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  • Lee Franks

Nursing Home Medicaid 101 for Single Individuals in Texas

Updated: May 20

Skilled nursing care costs a great deal of money, and the subject causes serious anxiety among retirees, financial planners, caregivers, and others. In Texas, Medicaid for the Elderly and People with Disabilities ("Medicaid" used here for convenience and only as applied in Texas) provides assistance for certain individuals who require skilled nursing and need assistance paying for it.


This post outlines the most prominent Medicaid requirements for a single person, although many of the same rules apply to a married applicant as well. The devil as always lies in the details, so it is important to keep in mind while reading this post that other rules and regulations may apply depending on the applicant's unique circumstances.


Keep in mind as well that nothing that follows constitutes legal advice or implies an attorney-client relationship with anyone. This post is strictly educational, and anyone considering applying for Medicaid assistance should contact an elder law attorney - even if the nursing home offers to do the application for free.


A single person over 65, or younger if disabled, whose medical needs require the attention of a medical professional on a continuous basis in an institutional setting may apply for assistance for those needs if that person meets certain additional requirements.


For the first additional requirement, the person applying for long term skilled nursing care must reside in a 'Medicaid bed' in a skilled nursing facility. Specifically, Medicaid approves a certain number of beds for a given facility, the person has to reside in such a facility, and the facility has to assign one of those Medicaid beds to the person. Also, the person has to occupy that bed for at least 30 days for his or her application to become effective.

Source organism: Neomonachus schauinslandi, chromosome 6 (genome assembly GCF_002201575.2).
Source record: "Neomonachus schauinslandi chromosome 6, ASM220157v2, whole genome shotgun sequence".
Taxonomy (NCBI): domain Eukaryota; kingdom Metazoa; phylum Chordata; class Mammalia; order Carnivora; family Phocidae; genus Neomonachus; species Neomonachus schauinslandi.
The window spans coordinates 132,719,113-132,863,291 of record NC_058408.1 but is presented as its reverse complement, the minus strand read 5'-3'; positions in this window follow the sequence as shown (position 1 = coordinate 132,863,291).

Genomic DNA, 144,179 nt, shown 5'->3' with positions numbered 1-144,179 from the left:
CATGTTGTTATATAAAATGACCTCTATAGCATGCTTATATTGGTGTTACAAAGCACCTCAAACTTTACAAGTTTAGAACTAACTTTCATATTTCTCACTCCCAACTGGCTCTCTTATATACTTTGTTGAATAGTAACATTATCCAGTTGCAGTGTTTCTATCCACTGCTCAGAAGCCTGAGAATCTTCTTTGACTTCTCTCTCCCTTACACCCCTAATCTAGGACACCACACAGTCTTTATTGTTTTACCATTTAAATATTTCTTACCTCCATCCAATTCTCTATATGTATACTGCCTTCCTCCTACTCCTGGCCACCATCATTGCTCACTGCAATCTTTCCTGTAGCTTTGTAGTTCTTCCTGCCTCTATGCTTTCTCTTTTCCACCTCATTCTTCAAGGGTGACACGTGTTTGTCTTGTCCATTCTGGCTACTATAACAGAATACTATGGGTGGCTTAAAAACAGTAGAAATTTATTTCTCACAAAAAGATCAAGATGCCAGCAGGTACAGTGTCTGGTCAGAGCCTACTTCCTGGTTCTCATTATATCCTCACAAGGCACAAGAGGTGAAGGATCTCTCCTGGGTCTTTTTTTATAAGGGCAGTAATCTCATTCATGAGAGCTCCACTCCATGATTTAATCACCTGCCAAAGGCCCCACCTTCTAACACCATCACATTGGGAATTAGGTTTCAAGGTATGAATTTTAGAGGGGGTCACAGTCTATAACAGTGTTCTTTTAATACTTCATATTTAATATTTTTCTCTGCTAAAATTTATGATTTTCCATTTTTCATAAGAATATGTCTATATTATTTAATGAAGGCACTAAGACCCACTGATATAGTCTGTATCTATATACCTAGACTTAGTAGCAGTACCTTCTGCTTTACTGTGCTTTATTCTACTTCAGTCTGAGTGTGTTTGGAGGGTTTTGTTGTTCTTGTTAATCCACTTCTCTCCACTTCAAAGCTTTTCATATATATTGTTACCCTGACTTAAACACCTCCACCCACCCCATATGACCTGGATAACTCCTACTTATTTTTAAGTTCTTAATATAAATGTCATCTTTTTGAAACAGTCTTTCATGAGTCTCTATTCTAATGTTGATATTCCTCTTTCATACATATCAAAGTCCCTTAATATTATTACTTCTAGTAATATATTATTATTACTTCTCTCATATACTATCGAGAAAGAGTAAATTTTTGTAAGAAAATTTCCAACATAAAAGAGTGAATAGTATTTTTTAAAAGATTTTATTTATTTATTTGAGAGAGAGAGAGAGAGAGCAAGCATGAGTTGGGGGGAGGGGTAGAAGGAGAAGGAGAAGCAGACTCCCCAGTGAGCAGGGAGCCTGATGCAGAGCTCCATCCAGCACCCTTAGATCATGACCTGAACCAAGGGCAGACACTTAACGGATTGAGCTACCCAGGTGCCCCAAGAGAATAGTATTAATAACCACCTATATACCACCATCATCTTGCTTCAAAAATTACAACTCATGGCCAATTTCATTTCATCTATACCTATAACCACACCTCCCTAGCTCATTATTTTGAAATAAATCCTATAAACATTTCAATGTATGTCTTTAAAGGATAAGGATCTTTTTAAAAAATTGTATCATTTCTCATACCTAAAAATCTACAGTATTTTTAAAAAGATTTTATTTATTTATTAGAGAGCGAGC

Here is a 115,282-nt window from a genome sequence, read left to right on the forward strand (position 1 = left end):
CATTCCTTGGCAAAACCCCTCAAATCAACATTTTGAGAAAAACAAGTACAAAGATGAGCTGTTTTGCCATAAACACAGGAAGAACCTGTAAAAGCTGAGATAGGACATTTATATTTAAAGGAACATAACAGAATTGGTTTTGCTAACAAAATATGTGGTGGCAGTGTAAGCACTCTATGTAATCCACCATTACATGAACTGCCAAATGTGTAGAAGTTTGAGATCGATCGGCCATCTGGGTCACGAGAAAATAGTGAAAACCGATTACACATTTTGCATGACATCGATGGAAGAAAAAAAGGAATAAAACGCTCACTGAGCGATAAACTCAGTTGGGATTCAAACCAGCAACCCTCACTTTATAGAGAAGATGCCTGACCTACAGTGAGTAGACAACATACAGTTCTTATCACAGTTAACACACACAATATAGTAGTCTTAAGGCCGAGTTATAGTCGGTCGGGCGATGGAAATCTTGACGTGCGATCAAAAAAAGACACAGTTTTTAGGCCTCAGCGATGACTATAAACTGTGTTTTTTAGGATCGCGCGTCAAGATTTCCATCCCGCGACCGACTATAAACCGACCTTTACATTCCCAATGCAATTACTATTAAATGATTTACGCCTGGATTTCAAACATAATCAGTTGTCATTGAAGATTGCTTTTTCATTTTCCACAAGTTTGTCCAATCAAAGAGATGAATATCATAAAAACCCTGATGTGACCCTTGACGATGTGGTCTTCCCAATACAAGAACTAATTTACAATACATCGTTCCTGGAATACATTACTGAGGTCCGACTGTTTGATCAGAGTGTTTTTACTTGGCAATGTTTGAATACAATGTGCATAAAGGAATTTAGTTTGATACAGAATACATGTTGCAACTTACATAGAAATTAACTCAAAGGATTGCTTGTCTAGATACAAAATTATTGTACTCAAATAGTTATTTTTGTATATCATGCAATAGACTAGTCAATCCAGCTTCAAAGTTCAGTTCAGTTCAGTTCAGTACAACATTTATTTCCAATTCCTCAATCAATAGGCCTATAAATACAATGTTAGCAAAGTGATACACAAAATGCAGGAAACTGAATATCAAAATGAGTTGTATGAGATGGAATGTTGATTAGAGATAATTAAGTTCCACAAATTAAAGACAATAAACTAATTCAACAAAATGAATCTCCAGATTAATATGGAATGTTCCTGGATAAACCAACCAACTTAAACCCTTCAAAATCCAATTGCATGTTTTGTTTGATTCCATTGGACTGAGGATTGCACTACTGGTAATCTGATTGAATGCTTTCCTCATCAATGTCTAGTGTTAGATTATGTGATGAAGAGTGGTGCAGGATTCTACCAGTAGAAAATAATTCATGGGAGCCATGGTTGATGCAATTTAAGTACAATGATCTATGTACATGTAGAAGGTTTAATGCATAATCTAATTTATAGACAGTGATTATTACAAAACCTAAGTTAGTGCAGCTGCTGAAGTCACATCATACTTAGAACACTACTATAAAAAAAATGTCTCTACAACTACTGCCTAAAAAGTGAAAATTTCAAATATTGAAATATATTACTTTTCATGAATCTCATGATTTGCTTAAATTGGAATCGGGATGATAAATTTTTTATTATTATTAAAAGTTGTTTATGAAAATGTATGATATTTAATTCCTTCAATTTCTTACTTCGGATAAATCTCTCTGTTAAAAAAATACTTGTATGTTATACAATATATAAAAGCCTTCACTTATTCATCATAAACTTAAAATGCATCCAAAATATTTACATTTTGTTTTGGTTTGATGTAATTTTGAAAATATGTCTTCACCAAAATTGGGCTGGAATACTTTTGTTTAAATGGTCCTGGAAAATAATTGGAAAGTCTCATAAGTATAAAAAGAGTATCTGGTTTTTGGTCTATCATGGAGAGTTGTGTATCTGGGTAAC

The next additional requirements are financial: The person''s gross monthly income cannot exceed $2,349 per month, and the person must have less than $2,000 in countable resources or assets.


Both financial requirements need a little breaking down. In broad terms Medicaid calculates the gross income from all sources by adding back to the net income all deductions including Medicare and other health insurance premiums and taxes withheld.


With certain exclusions, the applicant has to use his or her income to pay for his or her long term care. Assuming no dependents, a single person keeps a $60 monthly allowance and enough income to cover Medicare and other monthly health insurance premiums. Normally, Social Security deducts the Medicare premium from the person's monthly check. The person then applies the remainder to the nursing home bill as a copay. Medicaid refers to the copay as the Applied Income.


Exceeding the income limit rarely keeps an person from eligibility. If the person has too much income, the person creates a Qualified Income Trust or QIT (also known as a Miller Trust) and the trustee opens a bank account in the name of the trust. Medicaid does not count income that has properly passed through the QIT account. So for a simple example, suppose a person receives $2,400 per month from Social Security and has a $300 per month Medicare supplement. If the person transfers the $2,400 to the QIT account, the trustee pays the person $60 for his or her monthly allowance, pays the insurance premium, and then pays the nursing home the difference of $2,040. If all that is done in the same month, Medicaid acts as if the person had $0 income for that month.


In addition to the income limit, Medicaid has an asset limit, but to understanding that requires some definitions. First, Medicaid refers to property owned by the person, real and personal, as 'resources'. Second, Medicaid recognizes 'countable resources' which count towards the $2,000 countable resource limit and 'exempt resources' which do not. Typical exempt resources include a residence, a car, an IRA's, and an irrevocable pre-need funeral contract; pretty much everything else counts.


Medicaid determines eligibility at the beginning of the month, so a person applying for assistance in June must have a monthly gross income of less than $2,349 and countable resources of less than $2,000 at the end of May. To keep his or her eligibility, the person's monthly income must remain below $2,349, and the person has to have less than $2,000 in countable resources at the end of each month to remain eligible for the next month.


Future posts will address specific issues such as married applicants identifying resources, spending down resources to become eligible, gifting, and other problems that can arise when someone applies to Medicaid for nursing home assistance.

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